Mayoral challengers seek to realize their visions for Chicago


Eight challengers are running against incumbent Lori Lightfoot in the current Chicago mayoral election.

Louis Auxenfans, News Editor

Lori Lightfoot is running for a second term, but eight candidates want her job. Take a look at how they are trying to distinguish themselves from each other.  

Can’t decide who to vote for? Take this quiz from the Sun-Times: 

Kam Buckner


Background: Illinois state representative for much of the south lakefront, including the Loop, Bronzeville and Hyde Park, since 2019.  

Campaign Positions: Mr. Buckner has centered his campaign around his ability to work with the state government. He promised to bring hundreds of millions in state funding to Chicago Public Schools schools and create greater economic opportunities in Chicago by expanding rent-subsidy vouchers. Mr. Buckner wants to prioritize growth with a goal of having a city population of 3 three million by 2030.

Jesús ‘Chuy’ García


Background: Congressman for Illinois’ 4th District since 2019, former Cook County commissioner and Chicago alderman. He also ran for mayor in 2015. 

Campaign Positions: Mr. García is framing his candidacy around his ability to gain federal funding for the city, which would help to create affordable housing and balance the city budget. He wants to create a modern, data-informed CPD and pass a Chicago Dream Act to expand work opportunities for immigrant youth and students.

Ja’Mal Green


Background: A community activist from the South Side, Ja’Mal Green has founded several community organizations, including the Small Business Repair Program. At 27, he is the youngest candidate and also ran in 2019. 

Campaign Positions: Mr. Green has focused on addressing crime with holistic solutions. He plans to create a fully staffed social workforce and a youth intervention department. He also wants to ban the act of booting vehicles and excessive ticketing. Mr. Green wants to enact a city-level Green New Deal that will address lead pipes, and a housing microloan program that provides two-year, interest-free loans for low-income homeowners.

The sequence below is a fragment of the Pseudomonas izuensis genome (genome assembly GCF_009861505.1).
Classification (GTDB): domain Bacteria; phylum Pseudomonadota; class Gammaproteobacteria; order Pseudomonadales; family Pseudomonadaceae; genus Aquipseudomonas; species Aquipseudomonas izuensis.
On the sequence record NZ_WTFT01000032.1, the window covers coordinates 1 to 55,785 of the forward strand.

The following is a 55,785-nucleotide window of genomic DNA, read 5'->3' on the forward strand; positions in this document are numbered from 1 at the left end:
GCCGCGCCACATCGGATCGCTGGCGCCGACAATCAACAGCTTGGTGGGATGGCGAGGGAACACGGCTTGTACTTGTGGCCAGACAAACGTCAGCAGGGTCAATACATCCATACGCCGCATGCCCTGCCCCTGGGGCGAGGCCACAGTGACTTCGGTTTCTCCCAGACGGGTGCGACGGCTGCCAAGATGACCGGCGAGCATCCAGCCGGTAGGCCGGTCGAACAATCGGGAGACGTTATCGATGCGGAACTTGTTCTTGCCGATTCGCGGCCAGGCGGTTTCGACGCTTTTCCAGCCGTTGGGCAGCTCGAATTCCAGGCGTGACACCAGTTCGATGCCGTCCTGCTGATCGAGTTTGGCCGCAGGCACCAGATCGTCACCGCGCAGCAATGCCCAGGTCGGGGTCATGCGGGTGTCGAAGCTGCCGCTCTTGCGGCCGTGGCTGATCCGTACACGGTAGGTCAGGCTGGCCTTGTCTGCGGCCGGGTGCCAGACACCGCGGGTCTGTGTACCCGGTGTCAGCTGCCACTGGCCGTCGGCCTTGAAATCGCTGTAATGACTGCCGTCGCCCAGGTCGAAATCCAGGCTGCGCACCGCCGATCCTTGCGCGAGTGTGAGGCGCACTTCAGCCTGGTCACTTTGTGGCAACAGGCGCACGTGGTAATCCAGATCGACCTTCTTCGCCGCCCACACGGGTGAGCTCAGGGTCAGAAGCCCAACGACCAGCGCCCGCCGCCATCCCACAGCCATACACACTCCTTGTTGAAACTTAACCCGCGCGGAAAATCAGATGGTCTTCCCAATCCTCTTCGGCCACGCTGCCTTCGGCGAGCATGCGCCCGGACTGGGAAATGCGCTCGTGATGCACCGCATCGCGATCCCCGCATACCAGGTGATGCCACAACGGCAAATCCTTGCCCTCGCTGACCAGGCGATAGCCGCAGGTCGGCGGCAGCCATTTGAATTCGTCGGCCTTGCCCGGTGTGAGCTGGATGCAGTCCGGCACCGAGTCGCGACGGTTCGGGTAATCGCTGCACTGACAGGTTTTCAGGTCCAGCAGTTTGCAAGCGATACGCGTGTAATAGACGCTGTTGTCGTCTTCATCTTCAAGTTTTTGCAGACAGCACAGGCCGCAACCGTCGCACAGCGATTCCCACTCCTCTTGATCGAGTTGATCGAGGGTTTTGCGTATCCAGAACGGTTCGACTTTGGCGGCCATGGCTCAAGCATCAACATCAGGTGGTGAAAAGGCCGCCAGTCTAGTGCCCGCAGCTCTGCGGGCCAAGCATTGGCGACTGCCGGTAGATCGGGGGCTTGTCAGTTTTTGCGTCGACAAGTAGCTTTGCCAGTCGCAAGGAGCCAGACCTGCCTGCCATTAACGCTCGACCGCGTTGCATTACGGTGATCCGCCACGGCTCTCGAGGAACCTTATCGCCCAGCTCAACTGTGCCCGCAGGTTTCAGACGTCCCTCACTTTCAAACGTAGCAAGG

Brandon Johnson


Background: Cook County commissioner for the 1st District, formerly a teacher and organizer for the Chicago Teachers Union. 

Campaign Positions: Mr. Johnson’s campaign revolves around socially-focused policy. He wants to install a trauma prevention program with 24-hour access to health care professionals and opportunities for year-round youth employment to prevent crime. Additionally, he is campaigning to provide CPS schools with greater resources to increase pre-kindergarten enrollment. Mr. Johnson also wants to make housing a human right by having stronger protections against evictions.

Sophia King


Background: Alderwoman of the 4th Ward (including parts of Hyde Park and Kenwood) since 2016. 

Campaign Positions: Ms. King’s campaign focuses heavily on policing reform. She wants to hire additional officers to the Chicago Police Department and create a reserve force of 1,000 retired officers to handle non-dangerous duties. She also wants to expand the Crisis Assistance Response and Engagement (CARE) program for alternative responses to substance abuse, mental health and extreme poverty.

Roderick Sawyer


Background: Alderman for the 6th Ward, representing Chatham, Englewood and Grand Crossing, since 2011. 

Campaign Positions: Mr. Sawyer wants to increase the CPD force by 1,000 officers. He wants to offer a 20-year pension vesting to refresh the police force and ensure officer wellness. Mr. Sawyer also wants to redevelop vacant lots through a low-cost or no-loan program, which will help provide greater investment in communities of color.

Willie Wilson


Background: Chicago businessman who owned McDonald’s franchises and owns a medical supply company. He previously ran for mayor in 2015 and 2019.

Campaign Positions: Mr. Wilson has advocated for a strict, crack-down approach to crime, saying that police should be able to hunt down criminals “like a rabbit.” He wants to split the city into four police districts with their own superintendents. He wants to deploy armed police officers on the CTA, remove people sleeping on trains and lower CTA fares.

Paul Vallas 


Background: Former CPS CEO who also led school systems in Philadelphia and New Orleans; he was also Chicago’s budget director. He ran for mayor in 2019.

Campaign Positions: Mr. Vallas wants to increase beat cop presence to return to a community policing model. He wants to eliminate private security on the CTA to hire more CPD officers. For CPS, Mr. Vallas wants to add social workers, introduce work-study programs, and keep schools open in the evening, on weekends and holidays to serve as community anchors